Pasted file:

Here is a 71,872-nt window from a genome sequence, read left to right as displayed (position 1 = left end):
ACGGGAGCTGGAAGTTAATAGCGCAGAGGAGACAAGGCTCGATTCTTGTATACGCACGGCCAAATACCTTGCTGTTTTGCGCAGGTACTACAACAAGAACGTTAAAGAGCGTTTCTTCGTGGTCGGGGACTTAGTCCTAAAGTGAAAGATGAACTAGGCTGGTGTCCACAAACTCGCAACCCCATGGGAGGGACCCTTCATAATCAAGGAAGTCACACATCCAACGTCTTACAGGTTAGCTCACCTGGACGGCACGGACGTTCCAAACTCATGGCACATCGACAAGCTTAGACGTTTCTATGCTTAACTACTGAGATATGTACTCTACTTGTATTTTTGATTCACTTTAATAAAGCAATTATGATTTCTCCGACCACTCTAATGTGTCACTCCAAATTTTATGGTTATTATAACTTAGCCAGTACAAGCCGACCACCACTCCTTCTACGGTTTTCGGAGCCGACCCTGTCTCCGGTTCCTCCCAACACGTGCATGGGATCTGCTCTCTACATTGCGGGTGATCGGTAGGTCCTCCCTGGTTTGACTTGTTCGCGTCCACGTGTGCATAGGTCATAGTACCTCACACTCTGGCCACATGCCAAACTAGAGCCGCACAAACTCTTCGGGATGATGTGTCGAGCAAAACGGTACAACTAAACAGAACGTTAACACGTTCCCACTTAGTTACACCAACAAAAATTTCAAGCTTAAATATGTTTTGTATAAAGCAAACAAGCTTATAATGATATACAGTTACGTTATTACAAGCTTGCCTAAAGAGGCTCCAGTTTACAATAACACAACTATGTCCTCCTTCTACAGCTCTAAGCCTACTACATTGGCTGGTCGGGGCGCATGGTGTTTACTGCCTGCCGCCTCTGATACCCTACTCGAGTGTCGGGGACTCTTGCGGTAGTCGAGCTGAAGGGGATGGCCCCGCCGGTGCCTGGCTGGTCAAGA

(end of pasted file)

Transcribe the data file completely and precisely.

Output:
Here is a 71,872-nt window from a genome sequence, read left to right as displayed (position 1 = left end):
ACGGGAGCTGGAAGTTAATAGCGCAGAGGAGACAAGGCTCGATTCTTGTATACGCACGGCCAAATACCTTGCTGTTTTGCGCAGGTACTACAACAAGAACGTTAAAGAGCGTTTCTTCGTGGTCGGGGACTTAGTCCTAAAGTGAAAGATGAACTAGGCTGGTGTCCACAAACTCGCAACCCCATGGGAGGGACCCTTCATAATCAAGGAAGTCACACATCCAACGTCTTACAGGTTAGCTCACCTGGACGGCACGGACGTTCCAAACTCATGGCACATCGACAAGCTTAGACGTTTCTATGCTTAACTACTGAGATATGTACTCTACTTGTATTTTTGATTCACTTTAATAAAGCAATTATGATTTCTCCGACCACTCTAATGTGTCACTCCAAATTTTATGGTTATTATAACTTAGCCAGTACAAGCCGACCACCACTCCTTCTACGGTTTTCGGAGCCGACCCTGTCTCCGGTTCCTCCCAACACGTGCATGGGATCTGCTCTCTACATTGCGGGTGATCGGTAGGTCCTCCCTGGTTTGACTTGTTCGCGTCCACGTGTGCATAGGTCATAGTACCTCACACTCTGGCCACATGCCAAACTAGAGCCGCACAAACTCTTCGGGATGATGTGTCGAGCAAAACGGTACAACTAAACAGAACGTTAACACGTTCCCACTTAGTTACACCAACAAAAATTTCAAGCTTAAATATGTTTTGTATAAAGCAAACAAGCTTATAATGATATACAGTTACGTTATTACAAGCTTGCCTAAAGAGGCTCCAGTTTACAATAACACAACTATGTCCTCCTTCTACAGCTCTAAGCCTACTACATTGGCTGGTCGGGGCGCATGGTGTTTACTGCCTGCCGCCTCTGATACCCTACTCGAGTGTCGGGGACTCTTGCGGTAGTCGAGCTGAAGGGGATGGCCCCGCCGGTGCCTGGCTGGTCAAGA